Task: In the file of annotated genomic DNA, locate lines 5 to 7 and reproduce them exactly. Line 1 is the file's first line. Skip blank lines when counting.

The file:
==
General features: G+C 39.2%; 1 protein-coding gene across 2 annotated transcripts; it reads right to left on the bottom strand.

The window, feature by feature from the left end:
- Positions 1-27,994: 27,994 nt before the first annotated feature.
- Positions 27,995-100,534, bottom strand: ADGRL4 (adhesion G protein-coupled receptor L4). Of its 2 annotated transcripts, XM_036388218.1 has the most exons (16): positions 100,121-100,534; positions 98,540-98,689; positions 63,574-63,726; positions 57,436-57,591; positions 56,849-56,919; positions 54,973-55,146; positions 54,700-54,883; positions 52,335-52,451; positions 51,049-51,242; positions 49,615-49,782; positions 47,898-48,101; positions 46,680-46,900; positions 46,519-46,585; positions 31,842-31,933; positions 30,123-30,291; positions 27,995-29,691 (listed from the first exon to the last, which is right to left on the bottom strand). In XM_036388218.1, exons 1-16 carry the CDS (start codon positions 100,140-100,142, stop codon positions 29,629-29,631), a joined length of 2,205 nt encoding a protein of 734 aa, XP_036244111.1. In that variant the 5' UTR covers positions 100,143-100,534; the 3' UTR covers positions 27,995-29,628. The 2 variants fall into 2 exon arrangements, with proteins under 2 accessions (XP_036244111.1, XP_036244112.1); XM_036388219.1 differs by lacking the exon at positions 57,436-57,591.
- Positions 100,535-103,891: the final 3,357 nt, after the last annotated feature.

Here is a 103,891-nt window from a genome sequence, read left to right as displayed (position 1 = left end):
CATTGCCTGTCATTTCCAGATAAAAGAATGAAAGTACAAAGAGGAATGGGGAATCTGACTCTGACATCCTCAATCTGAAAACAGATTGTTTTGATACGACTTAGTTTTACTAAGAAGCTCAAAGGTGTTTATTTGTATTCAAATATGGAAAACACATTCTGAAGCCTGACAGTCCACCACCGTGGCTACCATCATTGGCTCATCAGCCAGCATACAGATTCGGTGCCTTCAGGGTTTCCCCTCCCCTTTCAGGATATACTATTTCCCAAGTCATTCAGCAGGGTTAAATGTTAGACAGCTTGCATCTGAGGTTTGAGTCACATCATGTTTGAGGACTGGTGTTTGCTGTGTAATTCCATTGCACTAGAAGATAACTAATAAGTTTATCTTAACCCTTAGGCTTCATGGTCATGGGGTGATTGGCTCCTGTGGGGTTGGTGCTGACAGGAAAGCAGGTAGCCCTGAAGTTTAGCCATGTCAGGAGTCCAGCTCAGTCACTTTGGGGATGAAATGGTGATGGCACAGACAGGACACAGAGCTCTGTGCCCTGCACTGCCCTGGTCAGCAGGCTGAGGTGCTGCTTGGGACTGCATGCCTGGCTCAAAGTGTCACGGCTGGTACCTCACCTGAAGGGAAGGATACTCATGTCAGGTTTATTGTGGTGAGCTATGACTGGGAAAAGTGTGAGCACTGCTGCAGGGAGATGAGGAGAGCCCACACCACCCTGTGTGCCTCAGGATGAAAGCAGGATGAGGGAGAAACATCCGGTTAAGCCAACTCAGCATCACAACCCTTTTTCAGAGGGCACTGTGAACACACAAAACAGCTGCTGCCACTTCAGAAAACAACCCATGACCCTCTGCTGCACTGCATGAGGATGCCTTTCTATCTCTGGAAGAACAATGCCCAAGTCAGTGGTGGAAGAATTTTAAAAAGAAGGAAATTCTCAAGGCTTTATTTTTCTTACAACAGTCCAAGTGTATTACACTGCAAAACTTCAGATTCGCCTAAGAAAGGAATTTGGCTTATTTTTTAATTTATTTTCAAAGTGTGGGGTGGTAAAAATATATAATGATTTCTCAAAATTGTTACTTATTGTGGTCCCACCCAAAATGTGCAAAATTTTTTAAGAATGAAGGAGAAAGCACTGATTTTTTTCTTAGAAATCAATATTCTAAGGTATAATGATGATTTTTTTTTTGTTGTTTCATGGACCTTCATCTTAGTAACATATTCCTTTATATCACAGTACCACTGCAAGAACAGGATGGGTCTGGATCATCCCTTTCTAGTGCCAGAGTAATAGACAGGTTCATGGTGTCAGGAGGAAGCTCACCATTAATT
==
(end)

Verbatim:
- Positions 100,535-103,891: the final 3,357 nt, after the last annotated feature.

Here is a 103,891-nt window from a genome sequence, read left to right as displayed (position 1 = left end):
CATTGCCTGTCATTTCCAGATAAAAGAATGAAAGTACAAAGAGGAATGGGGAATCTGACTCTGACATCCTCAATCTGAAAACAGATTGTTTTGATACGACTTAGTTTTACTAAGAAGCTCAAAGGTGTTTATTTGTATTCAAATATGGAAAACACATTCTGAAGCCTGACAGTCCACCACCGTGGCTACCATCATTGGCTCATCAGCCAGCATACAGATTCGGTGCCTTCAGGGTTTCCCCTCCCCTTTCAGGATATACTATTTCCCAAGTCATTCAGCAGGGTTAAATGTTAGACAGCTTGCATCTGAGGTTTGAGTCACATCATGTTTGAGGACTGGTGTTTGCTGTGTAATTCCATTGCACTAGAAGATAACTAATAAGTTTATCTTAACCCTTAGGCTTCATGGTCATGGGGTGATTGGCTCCTGTGGGGTTGGTGCTGACAGGAAAGCAGGTAGCCCTGAAGTTTAGCCATGTCAGGAGTCCAGCTCAGTCACTTTGGGGATGAAATGGTGATGGCACAGACAGGACACAGAGCTCTGTGCCCTGCACTGCCCTGGTCAGCAGGCTGAGGTGCTGCTTGGGACTGCATGCCTGGCTCAAAGTGTCACGGCTGGTACCTCACCTGAAGGGAAGGATACTCATGTCAGGTTTATTGTGGTGAGCTATGACTGGGAAAAGTGTGAGCACTGCTGCAGGGAGATGAGGAGAGCCCACACCACCCTGTGTGCCTCAGGATGAAAGCAGGATGAGGGAGAAACATCCGGTTAAGCCAACTCAGCATCACAACCCTTTTTCAGAGGGCACTGTGAACACACAAAACAGCTGCTGCCACTTCAGAAAACAACCCATGACCCTCTGCTGCACTGCATGAGGATGCCTTTCTATCTCTGGAAGAACAATGCCCAAGTCAGTGGTGGAAGAATTTTAAAAAGAAGGAAATTCTCAAGGCTTTATTTTTCTTACAACAGTCCAAGTGTATTACACTGCAAAACTTCAGATTCGCCTAAGAAAGGAATTTGGCTTATTTTTTAATTTATTTTCAAAGTGTGGGGTGGTAAAAATATATAATGATTTCTCAAAATTGTTACTTATTGTGGTCCCACCCAAAATGTGCAAAATTTTTTAAGAATGAAGGAGAAAGCACTGATTTTTTTCTTAGAAATCAATATTCTAAGGTATAATGATGATTTTTTTTTTGTTGTTTCATGGACCTTCATCTTAGTAACATATTCCTTTATATCACAGTACCACTGCAAGAACAGGATGGGTCTGGATCATCCCTTTCTAGTGCCAGAGTAATAGACAGGTTCATGGTGTCAGGAGGAAGCTCACCATTAATT